The Best Movies I Saw in 2014, by The Movie Snob

Welcome to The Movie Snob’s “Best of 2014” column.  I will look back over the 71 movies I saw in the theater last year and tell you which movies you need to see if you haven’t already done so.  As happens every year, some of the movies mentioned will be releases from the previous year (2013), just because I didn’t get around to seeing them until 2014.

Movie of the Year.  I gave out seven “A-“ grades this year, which seems like a pretty high number for a tough grader like me.  It’s tough to single one out, but I’m going to go with Fury, an intense WWII combat movie starring Brad Pitt as a seasoned tank commander in the vanguard of the final American charge to Berlin.  It had me on the edge of my seat from start to finish.  Not for the squeamish, to be sure, but it’s a great adventure if you have the stomach for it.

Runners-Up.  I’m going to pick two this year.  One is a sentimental little movie called St. Vincent, starring a decidedly unsentimental Bill Murray as a cantankerous and boozy geezer who just might have a heart of gold.  Maybe.  The other is Jersey Boys, a biopic about the rise of pop music sensations Frankie Valli and the Four Seasons.  I think it was considered a bit of an underperformer, but I thoroughly enjoyed it.

Best Action/Adventure Flick.  Hands down, my pick for this category is Edge of Tomorrow, a twisty time-travel/sci-fi story starring Tom Cruise and the delightful Emily Blunt.  This movie totally underperformed at the box office, and it deserved much better.  They’re trying to re-brand it on DVD by essentially renaming it “Live. Die. Repeat.,” so don’t be confused when you rush down to the Redbox to rent it.  As runner-up in this category, I’ll give a nod to The Hobbit: The Battle of the Five Armies, which I thought was the best movie in the Hobbit trilogy.  For lack of anywhere else to put it, I will also recommend Noah, starring Russell Crowe as the biblical patriarch himself.  As long as you don’t insist on a literal retelling of the Genesis story, you should like it fine.

Best Animated Movie.  I think it was a 2013 release, but Frozen was the best of the few animated features I saw in 2014.  Enough said; Elsa doesn’t need any promotion from me.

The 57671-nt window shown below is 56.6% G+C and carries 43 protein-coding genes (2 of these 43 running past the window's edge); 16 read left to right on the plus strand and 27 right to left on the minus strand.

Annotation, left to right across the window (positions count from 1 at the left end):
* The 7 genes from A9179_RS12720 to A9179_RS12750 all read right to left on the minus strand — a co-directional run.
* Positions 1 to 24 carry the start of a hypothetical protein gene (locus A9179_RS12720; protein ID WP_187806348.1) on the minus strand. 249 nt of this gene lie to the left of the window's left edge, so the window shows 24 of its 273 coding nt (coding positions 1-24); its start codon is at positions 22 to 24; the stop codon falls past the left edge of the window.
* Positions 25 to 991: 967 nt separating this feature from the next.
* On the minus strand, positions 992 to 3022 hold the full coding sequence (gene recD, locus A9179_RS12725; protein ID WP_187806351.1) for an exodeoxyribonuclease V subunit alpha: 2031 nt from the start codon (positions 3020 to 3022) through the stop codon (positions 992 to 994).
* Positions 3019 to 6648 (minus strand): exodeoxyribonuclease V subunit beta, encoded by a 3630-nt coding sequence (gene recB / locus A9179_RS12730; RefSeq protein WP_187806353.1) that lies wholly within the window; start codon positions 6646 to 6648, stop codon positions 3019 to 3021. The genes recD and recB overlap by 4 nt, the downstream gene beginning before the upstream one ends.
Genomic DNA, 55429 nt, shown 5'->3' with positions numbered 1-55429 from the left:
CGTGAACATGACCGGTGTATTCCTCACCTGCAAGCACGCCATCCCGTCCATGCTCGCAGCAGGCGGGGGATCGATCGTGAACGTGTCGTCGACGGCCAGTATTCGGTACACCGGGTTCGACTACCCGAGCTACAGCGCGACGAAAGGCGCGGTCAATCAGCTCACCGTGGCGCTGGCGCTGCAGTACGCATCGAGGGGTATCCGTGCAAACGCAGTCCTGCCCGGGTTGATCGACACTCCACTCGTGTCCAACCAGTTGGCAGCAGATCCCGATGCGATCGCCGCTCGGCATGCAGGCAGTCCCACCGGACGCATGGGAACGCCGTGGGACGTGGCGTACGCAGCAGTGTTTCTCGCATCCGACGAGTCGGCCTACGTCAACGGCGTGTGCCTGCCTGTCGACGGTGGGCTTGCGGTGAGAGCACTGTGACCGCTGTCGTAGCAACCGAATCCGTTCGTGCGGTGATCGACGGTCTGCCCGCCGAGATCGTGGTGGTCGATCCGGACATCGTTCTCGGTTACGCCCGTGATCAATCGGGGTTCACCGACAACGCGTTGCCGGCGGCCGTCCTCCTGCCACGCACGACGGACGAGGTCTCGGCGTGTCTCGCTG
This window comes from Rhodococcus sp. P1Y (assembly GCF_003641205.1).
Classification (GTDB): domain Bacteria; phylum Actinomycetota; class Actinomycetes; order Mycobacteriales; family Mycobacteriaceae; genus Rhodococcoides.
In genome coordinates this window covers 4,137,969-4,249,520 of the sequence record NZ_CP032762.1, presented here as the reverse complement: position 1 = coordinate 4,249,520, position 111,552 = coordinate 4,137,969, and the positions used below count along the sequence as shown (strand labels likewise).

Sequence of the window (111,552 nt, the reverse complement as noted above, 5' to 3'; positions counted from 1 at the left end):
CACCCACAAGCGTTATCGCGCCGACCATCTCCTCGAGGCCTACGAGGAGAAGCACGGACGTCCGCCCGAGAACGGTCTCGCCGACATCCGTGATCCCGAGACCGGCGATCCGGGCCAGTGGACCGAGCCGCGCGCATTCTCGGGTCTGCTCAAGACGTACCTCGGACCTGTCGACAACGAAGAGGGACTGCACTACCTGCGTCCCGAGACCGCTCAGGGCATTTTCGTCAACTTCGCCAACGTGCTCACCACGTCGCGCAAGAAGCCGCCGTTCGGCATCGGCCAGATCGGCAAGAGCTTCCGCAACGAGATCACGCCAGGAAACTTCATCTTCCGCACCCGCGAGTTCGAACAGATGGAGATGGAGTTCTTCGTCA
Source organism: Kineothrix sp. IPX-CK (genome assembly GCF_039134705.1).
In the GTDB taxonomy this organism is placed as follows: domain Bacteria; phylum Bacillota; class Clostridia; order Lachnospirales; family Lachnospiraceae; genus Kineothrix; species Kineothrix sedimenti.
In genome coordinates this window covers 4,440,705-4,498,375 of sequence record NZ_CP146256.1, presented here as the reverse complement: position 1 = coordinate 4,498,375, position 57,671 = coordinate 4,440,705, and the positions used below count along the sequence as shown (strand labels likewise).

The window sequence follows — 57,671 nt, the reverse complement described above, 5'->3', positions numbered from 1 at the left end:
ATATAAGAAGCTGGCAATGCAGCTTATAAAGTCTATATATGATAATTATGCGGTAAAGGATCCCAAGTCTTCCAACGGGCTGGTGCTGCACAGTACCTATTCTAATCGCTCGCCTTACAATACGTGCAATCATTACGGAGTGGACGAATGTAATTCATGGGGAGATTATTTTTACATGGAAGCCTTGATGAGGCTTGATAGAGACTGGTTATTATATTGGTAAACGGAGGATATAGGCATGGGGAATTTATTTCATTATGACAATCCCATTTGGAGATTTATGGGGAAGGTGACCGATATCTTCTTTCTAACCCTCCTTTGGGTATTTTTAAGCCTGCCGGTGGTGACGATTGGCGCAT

Best Comedy.  This is always a tough category.  I enjoyed The Grand Budapest Hotel quite a bit, but it is hardly a straight comedy.  The same goes for the Woody Allen flick Magic in the Moonlight, which is a bit of a romantic comedy but has a little philosophical steel to it.  As for the new movies I saw that were straight comedies (e.g., 22 Jump Street, Neighbors)—forget about them.  They were terrible.

Best Documentary.  For sci-fi geeks like me, it would be hard to beat Jodorowsky’s Dune, a documentary about a visionary science-fiction movie that never got made.  I also enjoyed Tim’s Vermeer, about an inventor who tries to figure out how Vermeer painted such awesome paintings, and Life Itself, a biopic about my late colleague Roger Ebert.  Particle Fever, about the superconducting supercollider in Europe, was also interesting and enjoyable.

Best Drama.  Well, the two best dramas I saw last year were foreign films, so I’ll save them for that category.  Instead, I’ll give this honor to a 2013 release, Philomena (which was apparently an American-British-French co-production).  It’s a sad movie, based on a true story about an Irish woman trying to find her son, who was taken away from her and adopted out decades earlier because she was an unwed mother.  Judi Dench is great in it, but then she’s always great, pretty much.  I also liked The Fault in Our Stars pretty well.

Best Foreign Film.  The Polish film Ida was one of my absolute favorite films of the year.  It’s a beautiful movie about a young woman—an aspiring nun—in 1960s Poland who must learn about her family’s mysterious and tragic past before she can decide how to move forward with her own life.  Close behind is The Past, a French/Iranian movie about some Iranians in Paris who are trying to sort out their very complicated domestic relations and move on with their lives.  And I’ll mention a third very good foreign film, the Swedish movie We Are the Best!, about a trio of teenaged girls who try to form a punk band in 1982.

Best Science-Fiction MovieEdge of Tomorrow is the clear winner here, but I already used it for Best Action/Adventure Flick.  Setting that film aside, I would pick Interstellar, starring Matthew McConaughey and Anne Hathaway as intrepid astronauts trying to find a new home for humanity as Earth gradually becomes uninhabitable.  I also recommend the goofy Guardians of the Galaxy as a fun romp through space.  With a talking raccoon.